Orange traffic cones were lined up to create clearly demarcated driving lanes on the beach over the Memorial Day weekend after a sunbathing man was run over by a Long Beach Police Department SUV on May 26. The officer who was driving the vehicle was responding to calls to help a distressed swimmer.
The incident occurred near Laurelton Boulevard at 12:11 p.m. last Wednesday, when the SUV driver, officer Paul DeMarco, was patrolling the beach. DeMarco saw and heard people calling and waving at him to alert him to a female swimmer who was in distress by the jetties, according to Detective Lt. Kevin Smith, a spokesman for the Nassau County Police Department, which took over the investigation.
"He looked in their direction and made a sweeping U-turn, and lost sight of the ground in front of him and struck the sunbather," Smith said.
Police said that DeMarco — who has been on the Long Beach force for 27 years — made a visual check in all directions before turning his Dodge Durango, but did not see Marshall Starkman, 43, an Oceanside man on a low-lying lounge chair.
Starkman was struck by the SUV's right tires and sustained fractures to his neck and ribs. "My understanding is that the officer —who is a very seasoned, well-respected police officer— was on the beach patrolling, and he had stopped to speak with someone," City Manager Charles Theofan said. "He was called away to respond and, unfortunately, he was making a very sharp right to go back east and did not see this gentleman. He didn't even realize it until he heard people yelling and of course stopped."
Starkman was transported by helicopter to Nassau University Medical Center, where he was listed in serious but stable condition. Theofan said that he may have suffered a broken spine. On Tuesday, an NUMC spokeswoman said that Starkman was discharged on May 27, but she was not authorized to say whether he was transported to another hospital or taken home. His family declined to comment.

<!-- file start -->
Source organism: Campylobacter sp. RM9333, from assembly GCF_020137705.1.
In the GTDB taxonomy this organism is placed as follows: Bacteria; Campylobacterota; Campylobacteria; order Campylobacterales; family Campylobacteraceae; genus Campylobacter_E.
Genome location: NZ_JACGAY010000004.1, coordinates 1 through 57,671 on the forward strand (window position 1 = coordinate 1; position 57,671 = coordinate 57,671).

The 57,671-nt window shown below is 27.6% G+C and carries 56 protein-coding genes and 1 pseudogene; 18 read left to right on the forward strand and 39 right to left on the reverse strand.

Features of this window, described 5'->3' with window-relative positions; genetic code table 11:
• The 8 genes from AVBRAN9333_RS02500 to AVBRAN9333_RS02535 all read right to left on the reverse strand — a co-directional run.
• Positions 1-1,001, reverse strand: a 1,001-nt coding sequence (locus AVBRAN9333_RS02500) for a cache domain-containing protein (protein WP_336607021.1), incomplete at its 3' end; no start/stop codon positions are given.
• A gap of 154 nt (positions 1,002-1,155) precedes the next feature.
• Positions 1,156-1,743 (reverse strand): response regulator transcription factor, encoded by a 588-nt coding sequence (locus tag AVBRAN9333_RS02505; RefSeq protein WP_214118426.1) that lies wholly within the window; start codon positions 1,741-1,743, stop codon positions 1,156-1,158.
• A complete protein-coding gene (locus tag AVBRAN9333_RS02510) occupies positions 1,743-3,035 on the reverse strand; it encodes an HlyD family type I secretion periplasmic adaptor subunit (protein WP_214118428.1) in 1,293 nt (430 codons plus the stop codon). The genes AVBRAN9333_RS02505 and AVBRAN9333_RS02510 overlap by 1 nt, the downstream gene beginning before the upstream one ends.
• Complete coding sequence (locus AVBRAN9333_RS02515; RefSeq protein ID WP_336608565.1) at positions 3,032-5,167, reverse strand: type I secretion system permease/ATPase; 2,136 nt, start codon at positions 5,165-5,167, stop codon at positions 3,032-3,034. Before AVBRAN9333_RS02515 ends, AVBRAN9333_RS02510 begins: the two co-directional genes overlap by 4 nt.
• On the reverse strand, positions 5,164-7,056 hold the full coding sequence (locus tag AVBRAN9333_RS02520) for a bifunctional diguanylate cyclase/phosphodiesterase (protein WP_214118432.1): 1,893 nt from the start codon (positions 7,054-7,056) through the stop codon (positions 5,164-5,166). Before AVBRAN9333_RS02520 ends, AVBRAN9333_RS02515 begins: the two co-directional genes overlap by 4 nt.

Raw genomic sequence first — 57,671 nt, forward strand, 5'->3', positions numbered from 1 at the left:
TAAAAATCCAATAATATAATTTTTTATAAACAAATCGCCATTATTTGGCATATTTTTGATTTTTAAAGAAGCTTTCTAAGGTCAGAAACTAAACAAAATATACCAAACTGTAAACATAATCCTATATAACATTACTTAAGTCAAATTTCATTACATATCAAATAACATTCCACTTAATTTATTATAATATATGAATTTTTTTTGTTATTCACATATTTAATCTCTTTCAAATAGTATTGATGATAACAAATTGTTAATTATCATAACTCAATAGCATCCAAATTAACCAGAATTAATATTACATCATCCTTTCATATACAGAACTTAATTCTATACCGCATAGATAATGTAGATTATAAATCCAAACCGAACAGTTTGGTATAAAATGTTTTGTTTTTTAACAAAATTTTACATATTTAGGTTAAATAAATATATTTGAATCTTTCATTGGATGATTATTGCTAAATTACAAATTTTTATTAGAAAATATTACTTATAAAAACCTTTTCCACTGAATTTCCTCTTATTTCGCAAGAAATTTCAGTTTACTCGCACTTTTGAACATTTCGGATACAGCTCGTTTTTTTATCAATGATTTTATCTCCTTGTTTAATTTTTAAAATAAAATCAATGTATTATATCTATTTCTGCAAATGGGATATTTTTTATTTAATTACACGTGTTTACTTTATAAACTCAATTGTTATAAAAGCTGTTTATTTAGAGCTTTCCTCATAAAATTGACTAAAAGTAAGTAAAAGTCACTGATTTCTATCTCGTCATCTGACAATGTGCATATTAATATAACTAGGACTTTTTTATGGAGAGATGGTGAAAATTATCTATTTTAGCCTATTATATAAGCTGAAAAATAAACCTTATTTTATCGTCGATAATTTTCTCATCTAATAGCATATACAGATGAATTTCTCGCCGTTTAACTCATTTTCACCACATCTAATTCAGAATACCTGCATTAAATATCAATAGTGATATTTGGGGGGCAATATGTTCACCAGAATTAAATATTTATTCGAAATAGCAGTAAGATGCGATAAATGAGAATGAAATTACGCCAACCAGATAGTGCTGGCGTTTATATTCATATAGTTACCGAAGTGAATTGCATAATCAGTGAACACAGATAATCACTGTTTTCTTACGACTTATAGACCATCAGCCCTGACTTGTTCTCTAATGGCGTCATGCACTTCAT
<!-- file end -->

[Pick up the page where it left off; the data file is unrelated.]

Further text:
Neighbors described Starkman as a "clean cut," friendly man who shares his Oceanside home with his mother. "I think they're lovely people and lovely neighbors," said Beverly Seidman, who lives on the same street as Starkman. "As soon as I heard about it, I ran across the street, and I don't have to tell you how awful [his mother] feels. We're all shaken and very upset."
Smith said that when DeMarco responded to the shouts and waves, he was not in emergency mode, meaning he did not have his flashing lights and siren on. But, Smith added, after police interviewed witnesses on the beach as well as DeMarco and Starkman, the incident was deemed an accident.
"You look to see if there was any criminality just to cover all your bases, but it doesn't look as if the officer did anything wrong other than not see this bather, so there was no criminal negligence or recklessness," Smith said.
The accident occurred on a particularly busy preseason day on the beach, when temperatures climbed to nearly 90 degrees and a number of swimmers were overwhelmed by the rough, cold ocean water."
[The officer] had gotten a call for one of the water rescues, which is why he was pulling away quickly," Theofan said. "There is clearly nothing here to indicate more than a tragic accident."
Theofan said that similar incidents have happened in the past. "We have had people in the past that have been run over by our garbage trucks, and some got no injuries at all because they just get pressed way into the sand," he said.
Paul Gillespie, the chief of Long Beach lifeguards, recalled that the last time someone was hit and killed by a vehicle on the beach was 15 to 20 years ago, when a bulldozer ran over a man on a West End beach.
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